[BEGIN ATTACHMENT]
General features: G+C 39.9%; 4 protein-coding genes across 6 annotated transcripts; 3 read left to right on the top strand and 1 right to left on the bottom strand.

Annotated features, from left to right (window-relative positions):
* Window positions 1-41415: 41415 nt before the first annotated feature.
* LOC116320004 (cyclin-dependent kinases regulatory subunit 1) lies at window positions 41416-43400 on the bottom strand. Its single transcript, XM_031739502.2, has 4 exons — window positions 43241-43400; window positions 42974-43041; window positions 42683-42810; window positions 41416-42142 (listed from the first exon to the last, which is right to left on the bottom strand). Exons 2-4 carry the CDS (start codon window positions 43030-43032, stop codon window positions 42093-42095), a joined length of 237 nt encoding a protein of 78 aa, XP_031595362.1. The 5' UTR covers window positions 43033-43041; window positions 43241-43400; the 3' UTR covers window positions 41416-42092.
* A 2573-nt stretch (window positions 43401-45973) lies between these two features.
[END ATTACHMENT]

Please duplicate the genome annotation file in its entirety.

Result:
General features: G+C 39.9%; 4 protein-coding genes across 6 annotated transcripts; 3 read left to right on the top strand and 1 right to left on the bottom strand.

Annotated features, from left to right (window-relative positions):
* Window positions 1-41415: 41415 nt before the first annotated feature.
* LOC116320004 (cyclin-dependent kinases regulatory subunit 1) lies at window positions 41416-43400 on the bottom strand. Its single transcript, XM_031739502.2, has 4 exons — window positions 43241-43400; window positions 42974-43041; window positions 42683-42810; window positions 41416-42142 (listed from the first exon to the last, which is right to left on the bottom strand). Exons 2-4 carry the CDS (start codon window positions 43030-43032, stop codon window positions 42093-42095), a joined length of 237 nt encoding a protein of 78 aa, XP_031595362.1. The 5' UTR covers window positions 43033-43041; window positions 43241-43400; the 3' UTR covers window positions 41416-42092.
* A 2573-nt stretch (window positions 43401-45973) lies between these two features.